Living online: Social media and Timesharing

Living Online is a new feature written by our newest contributor, Kristina Payne! This article was originally published in the September/October 2017 issue of Timesharing Today.

By Kristina Payne

Millions of eyes are on social media every day. Many of those eyes belong to Millennials—people born from the early 1980s through the first years of the 21st century. This emerging generation is becoming a prime market for timesharing, but Millennials aren’t attracted by the timeshare industry’s traditional marketing, sales, and customer-relations techniques.

I am a Millennial. To connect with me and my generation, your enterprise has to be on social media in a significant way, individual to each specific resort or company and to each target consumer base. It is possible; it just has to happen on our terms—in the little spaces between our normal daily activities.

The first thing I do in the morning is look at my Twitter account. A lot of my friends do that, too. I find it’s to be a nice way to start my day. I like seeing what happened last night while I was sleeping, and it’s an easy way to get my brain started and ready to take on the day.

Twitter isn’t the only thing I check in the morning. My routine goes Twitter, Reddit, Tumblr, shower, breakfast paired with some YouTube, makeup and hair while listening to music, and then starting some school work or regular work—whatever my day calls for.

Throughout the day

But that’s not the only place for social media in my life. I check between classes, at lunch and dinner, before bed, and just when I’m bored. There’s no rhyme or reason to when or why I check social media. I just use it. It’s part of my life.

I think social media enhances life in a way that normal interaction doesn’t. The internet has anything and everything you want to know and also access to any person you want to know about at any time.

If I want to know everyone’s opinion of the most recent news or product or controversy, I can go to any number of websites that will let me know what everyone thinks. I can also participate in a bigger discussion, and defend or change my opinion when listening to others. Social media is a great big constant discussion.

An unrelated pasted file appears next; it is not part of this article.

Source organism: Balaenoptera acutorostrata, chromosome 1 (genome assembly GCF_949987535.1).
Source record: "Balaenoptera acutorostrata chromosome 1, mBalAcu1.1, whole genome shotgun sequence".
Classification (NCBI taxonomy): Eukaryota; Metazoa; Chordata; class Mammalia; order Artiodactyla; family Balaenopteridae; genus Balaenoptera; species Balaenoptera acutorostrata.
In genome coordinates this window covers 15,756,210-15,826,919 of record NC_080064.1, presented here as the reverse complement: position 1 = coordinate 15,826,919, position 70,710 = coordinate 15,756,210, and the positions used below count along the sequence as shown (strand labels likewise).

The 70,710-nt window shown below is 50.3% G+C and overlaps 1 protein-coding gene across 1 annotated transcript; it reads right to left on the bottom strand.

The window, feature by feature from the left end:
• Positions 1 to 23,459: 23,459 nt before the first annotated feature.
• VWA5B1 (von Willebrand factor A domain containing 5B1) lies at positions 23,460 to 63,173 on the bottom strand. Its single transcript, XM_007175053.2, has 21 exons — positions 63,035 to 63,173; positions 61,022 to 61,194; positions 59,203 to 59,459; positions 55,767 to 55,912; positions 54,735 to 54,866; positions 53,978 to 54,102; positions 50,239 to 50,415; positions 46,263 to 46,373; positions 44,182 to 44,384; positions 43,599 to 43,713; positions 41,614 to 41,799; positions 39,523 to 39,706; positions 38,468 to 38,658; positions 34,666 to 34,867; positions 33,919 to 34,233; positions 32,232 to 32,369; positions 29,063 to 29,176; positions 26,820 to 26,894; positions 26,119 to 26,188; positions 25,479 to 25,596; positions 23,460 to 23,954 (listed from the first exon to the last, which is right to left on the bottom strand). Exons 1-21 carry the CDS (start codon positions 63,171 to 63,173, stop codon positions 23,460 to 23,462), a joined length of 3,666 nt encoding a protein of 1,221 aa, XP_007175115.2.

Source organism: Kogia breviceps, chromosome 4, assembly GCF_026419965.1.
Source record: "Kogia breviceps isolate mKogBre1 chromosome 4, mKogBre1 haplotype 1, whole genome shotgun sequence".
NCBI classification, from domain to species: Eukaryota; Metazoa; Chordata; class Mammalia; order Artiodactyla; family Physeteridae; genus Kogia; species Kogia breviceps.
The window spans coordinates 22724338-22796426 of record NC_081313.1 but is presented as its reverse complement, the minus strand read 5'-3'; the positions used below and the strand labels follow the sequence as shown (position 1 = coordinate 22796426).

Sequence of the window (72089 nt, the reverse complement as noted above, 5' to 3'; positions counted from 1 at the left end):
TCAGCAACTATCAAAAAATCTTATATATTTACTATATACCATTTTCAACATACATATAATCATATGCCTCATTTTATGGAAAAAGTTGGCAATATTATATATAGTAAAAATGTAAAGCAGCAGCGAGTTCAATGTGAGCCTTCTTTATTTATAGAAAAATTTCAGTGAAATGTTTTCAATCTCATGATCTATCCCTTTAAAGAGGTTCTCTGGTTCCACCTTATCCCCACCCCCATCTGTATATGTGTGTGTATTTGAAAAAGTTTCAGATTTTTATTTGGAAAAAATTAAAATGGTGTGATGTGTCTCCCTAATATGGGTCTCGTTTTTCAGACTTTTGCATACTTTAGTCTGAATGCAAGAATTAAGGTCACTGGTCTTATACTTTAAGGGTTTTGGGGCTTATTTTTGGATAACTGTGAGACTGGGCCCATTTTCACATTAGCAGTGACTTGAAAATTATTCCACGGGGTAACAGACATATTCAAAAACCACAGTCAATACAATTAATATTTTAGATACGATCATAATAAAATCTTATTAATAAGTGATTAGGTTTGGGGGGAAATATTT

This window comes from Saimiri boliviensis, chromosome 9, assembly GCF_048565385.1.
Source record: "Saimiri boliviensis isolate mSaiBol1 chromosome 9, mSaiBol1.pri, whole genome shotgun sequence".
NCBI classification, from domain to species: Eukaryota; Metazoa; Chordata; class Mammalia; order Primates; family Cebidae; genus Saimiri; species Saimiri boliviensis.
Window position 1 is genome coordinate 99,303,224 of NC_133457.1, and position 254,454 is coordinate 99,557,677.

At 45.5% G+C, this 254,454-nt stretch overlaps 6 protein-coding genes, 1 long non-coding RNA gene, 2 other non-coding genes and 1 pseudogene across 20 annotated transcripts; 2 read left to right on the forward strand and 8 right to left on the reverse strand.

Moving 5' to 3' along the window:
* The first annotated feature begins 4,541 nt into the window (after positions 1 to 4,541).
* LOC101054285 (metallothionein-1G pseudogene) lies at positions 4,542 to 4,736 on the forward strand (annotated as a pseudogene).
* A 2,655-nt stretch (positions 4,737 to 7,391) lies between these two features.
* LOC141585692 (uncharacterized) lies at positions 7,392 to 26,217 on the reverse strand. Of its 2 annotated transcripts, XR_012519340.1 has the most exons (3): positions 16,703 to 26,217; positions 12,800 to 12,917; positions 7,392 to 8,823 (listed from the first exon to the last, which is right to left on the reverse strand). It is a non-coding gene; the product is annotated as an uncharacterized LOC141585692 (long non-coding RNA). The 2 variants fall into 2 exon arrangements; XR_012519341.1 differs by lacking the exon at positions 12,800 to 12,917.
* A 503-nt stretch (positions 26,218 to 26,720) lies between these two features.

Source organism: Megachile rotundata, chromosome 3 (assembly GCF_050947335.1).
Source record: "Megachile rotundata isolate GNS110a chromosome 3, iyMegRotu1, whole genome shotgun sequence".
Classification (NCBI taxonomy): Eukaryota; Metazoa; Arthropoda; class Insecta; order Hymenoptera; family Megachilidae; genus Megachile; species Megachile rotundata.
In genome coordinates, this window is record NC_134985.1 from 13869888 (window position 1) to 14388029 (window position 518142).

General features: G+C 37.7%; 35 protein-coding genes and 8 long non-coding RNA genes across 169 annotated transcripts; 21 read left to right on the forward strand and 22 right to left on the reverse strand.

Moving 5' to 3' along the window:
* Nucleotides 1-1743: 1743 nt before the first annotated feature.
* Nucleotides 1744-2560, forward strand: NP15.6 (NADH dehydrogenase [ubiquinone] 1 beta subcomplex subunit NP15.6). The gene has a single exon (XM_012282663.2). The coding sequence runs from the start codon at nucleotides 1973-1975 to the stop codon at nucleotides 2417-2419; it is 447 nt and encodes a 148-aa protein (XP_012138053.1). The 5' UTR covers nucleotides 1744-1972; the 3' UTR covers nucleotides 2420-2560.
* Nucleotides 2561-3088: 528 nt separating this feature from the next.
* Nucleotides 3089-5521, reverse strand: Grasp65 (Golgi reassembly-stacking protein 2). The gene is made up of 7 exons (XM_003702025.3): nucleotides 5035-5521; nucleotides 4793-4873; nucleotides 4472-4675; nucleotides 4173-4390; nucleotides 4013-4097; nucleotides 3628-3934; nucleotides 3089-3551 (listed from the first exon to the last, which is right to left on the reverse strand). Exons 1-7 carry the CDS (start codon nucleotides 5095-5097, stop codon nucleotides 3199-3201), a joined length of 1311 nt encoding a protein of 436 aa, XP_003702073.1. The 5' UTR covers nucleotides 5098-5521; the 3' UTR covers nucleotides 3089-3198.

It’s a complement to normal life, too. I can be at school in Connecticut and still talk to my best friend who goes to school in New Jersey. I never have to feel isolated if I’m just sitting home alone. I can always talk and interact with people.

This has obvious problems. You can become so obsessed with online engagement that you ignore a physical social life. People can say terrible things online without suffering the same repercussions as t in real life. It’s a balance.

Most Millennials use social media to talk to real-life friends who aren’t physically in the same place. We use it to make plans, discuss homework, or any number of topics. The biggest way we all use social media is to connect and communicate with each other.

Online interaction has social norms and mores about that are vastly different from real life, and even different from website to website. The way I act on Twitter is not the way I act on Facebook. That’s the same in real life, too; the way you act at a party with friends is not the way you act at a family party.

So, what is each website for and how is it useful to you?

Facebook is the place everyone is on, from your favorite celebrity to your parents. You act a little nicer and more professional on Facebook.

Twitter is like a school hallway; you can post only 140 characters at a time, and it can be anything—nonsense, advice, a joke, political discourse—and anybody can chime in.

Instagram is where you post artsy pictures with cute captions; it’s where you go to make your life look better than it actually is.

Snapchat is where you post pictures of your actual everyday life. It has a nice dose of realism.

Other social-media websites include Tumblr, Reddit, Pinterest, and YouTube, but the four I mentioned are the really big ones that everyone will be on. These are free-to-use websites on which anyone and everyone will take part. Use them to your advantage.

Kristina Payne is a senior at Sacred Heart University in Fairfield, CT. She also runs the TSToday social media pages! Go to our Facebook or Twitter to ask any questions you might have.

 

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